2. A glance at the current world situation does not offer us a comforting picture. Yet we cannot remain merely preoccupied or, worse, resigned. This moment of evident difficulty must make us even more conscious that hunger and malnutrition are not only natural or structural phenomena in determined geographical areas, but the result of a more complex condition of underdevelopment caused by the indifference of many or the selfishness of a few. The wars, acts of terrorism and forced displacements that increasingly hinder or at least strongly condition even cooperative efforts are not inevitable, but rather the consequence of concrete decisions. We are dealing with a complex mechanism that mainly burdens the most vulnerable, who are not only excluded from the processes of production, but frequently obliged to leave their lands in search of refuge and hope. Likewise, decisions taken in full freedom and conscience determine the data relative to assistance given to poor countries. This continues to decrease daily, in spite of reiterated appeals in the face of ever more devastating crisis situations emerging in different areas of the planet.
We need to be aware that in these cases the freedom of choice of each must take into account solidarity towards all, in relation to actual needs, and the fulfilment in good faith of commitments undertaken or proclaimed. In this regard, inspired also by the desire to encourage governments, I would like to make a symbolic contribution to the FAO programme that provides seeds to rural families in areas affected by the combined effects of conflicts and drought. This gesture is offered in addition to the work that the Church continues to carry out, in accordance with her vocation to stand at the side of the earth’s poor and to accompany the effective commitment of all on their behalf.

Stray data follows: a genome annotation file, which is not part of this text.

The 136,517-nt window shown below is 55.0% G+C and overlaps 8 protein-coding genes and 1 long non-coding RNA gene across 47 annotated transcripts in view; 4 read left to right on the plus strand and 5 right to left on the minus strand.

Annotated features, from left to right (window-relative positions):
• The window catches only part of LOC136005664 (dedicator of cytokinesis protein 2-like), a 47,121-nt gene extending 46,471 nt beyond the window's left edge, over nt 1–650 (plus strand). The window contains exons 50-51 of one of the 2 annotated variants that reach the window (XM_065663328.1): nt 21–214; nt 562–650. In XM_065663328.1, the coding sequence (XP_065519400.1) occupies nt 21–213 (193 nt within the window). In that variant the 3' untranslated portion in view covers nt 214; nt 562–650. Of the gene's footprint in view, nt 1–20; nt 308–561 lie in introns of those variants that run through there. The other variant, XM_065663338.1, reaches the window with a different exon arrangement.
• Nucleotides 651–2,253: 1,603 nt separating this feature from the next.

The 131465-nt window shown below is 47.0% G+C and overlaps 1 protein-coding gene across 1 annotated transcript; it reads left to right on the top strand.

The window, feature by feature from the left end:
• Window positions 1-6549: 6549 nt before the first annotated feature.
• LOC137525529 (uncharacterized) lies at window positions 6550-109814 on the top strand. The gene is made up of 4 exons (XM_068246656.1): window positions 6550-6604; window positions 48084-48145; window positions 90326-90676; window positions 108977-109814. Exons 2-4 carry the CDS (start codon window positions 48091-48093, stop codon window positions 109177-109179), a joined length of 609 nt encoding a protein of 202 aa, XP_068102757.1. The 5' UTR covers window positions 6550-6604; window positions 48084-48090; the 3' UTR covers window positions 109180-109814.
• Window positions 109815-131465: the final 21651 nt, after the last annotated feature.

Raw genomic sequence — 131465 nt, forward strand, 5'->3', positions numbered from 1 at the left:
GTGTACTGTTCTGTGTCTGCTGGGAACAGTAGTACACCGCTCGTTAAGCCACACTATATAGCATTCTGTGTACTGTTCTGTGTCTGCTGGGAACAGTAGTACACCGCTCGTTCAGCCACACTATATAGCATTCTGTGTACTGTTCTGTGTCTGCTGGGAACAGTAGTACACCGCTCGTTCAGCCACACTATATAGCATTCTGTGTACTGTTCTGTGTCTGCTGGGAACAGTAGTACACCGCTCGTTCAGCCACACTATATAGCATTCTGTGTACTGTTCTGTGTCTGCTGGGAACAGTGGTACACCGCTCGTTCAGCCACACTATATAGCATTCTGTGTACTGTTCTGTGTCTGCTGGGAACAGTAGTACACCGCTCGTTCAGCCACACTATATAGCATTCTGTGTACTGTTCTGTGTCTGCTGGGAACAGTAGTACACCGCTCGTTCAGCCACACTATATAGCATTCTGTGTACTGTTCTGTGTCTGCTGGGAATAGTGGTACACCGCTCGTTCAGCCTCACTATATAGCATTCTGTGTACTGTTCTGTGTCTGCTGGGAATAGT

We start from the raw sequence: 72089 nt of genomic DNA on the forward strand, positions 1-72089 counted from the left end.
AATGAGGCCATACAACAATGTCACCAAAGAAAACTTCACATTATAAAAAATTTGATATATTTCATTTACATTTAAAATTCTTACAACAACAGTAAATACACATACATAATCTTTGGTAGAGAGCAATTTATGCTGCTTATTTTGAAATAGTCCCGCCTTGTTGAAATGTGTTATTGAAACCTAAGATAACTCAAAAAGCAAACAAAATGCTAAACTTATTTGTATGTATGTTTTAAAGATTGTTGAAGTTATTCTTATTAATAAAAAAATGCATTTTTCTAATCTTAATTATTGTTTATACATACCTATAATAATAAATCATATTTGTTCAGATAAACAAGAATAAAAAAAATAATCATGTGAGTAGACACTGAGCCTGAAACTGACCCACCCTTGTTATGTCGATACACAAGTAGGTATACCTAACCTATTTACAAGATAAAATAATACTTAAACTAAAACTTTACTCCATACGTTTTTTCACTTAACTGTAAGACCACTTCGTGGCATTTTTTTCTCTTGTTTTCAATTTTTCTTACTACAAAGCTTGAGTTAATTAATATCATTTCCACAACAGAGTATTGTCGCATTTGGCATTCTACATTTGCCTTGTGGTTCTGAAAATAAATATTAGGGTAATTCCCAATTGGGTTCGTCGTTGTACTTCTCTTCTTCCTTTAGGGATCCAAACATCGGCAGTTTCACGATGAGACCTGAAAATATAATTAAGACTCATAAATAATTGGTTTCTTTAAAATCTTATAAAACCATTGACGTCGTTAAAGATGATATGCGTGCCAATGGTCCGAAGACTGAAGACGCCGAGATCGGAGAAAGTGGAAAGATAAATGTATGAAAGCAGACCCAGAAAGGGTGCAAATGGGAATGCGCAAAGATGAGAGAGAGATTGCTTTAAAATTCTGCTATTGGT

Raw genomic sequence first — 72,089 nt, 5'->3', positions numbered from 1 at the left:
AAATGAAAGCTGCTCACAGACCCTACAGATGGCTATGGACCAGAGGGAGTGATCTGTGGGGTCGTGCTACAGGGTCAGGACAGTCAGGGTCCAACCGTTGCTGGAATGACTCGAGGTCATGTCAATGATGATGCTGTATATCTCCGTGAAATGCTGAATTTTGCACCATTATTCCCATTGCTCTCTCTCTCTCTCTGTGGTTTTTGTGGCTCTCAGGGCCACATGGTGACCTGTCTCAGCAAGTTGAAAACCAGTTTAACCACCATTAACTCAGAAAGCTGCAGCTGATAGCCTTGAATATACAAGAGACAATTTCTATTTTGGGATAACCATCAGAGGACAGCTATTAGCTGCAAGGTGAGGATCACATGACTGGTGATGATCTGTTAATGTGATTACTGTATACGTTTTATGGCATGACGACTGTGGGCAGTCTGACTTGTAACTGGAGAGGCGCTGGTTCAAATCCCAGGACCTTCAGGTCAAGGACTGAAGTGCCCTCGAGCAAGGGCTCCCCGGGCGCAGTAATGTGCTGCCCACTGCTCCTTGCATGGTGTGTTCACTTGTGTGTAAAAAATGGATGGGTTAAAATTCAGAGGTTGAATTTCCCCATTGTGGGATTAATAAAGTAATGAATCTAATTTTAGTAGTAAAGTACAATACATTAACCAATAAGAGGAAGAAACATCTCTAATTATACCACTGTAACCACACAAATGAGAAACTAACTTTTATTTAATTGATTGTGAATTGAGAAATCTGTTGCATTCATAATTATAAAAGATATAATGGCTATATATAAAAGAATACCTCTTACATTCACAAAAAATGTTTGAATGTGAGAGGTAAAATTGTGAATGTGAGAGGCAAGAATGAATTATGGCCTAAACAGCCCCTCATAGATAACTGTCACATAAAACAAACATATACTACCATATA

This commitment is asked of us today by the 2030 Development Agenda, when it restates the idea that food security is a goal that can no longer be put off. Yet only an effort inspired by authentic solidarity will be capable of eliminating the great number of persons who are undernourished and deprived of the necessities of life. This is a very great challenge for FAO and for all the Institutions of the international community. It is also a challenge that the Church is committed to on the front lines.
It is my hope that the sessions of this Conference can give renewed impulse to the work of the Organization and provide the practical responses needed and desired by millions of our brothers and sisters. For they see in the activity of FAO not only a technical contribution to increase resources and to distribute the fruits of production, but also a concrete and even unique sign of a fraternity that helps them to look to the future with confidence.
May Almighty God, who is rich in mercy, bless you and your service, and grant you the strength needed to contribute to the authentic progress of our human family.
From the Vatican, 3 July 2017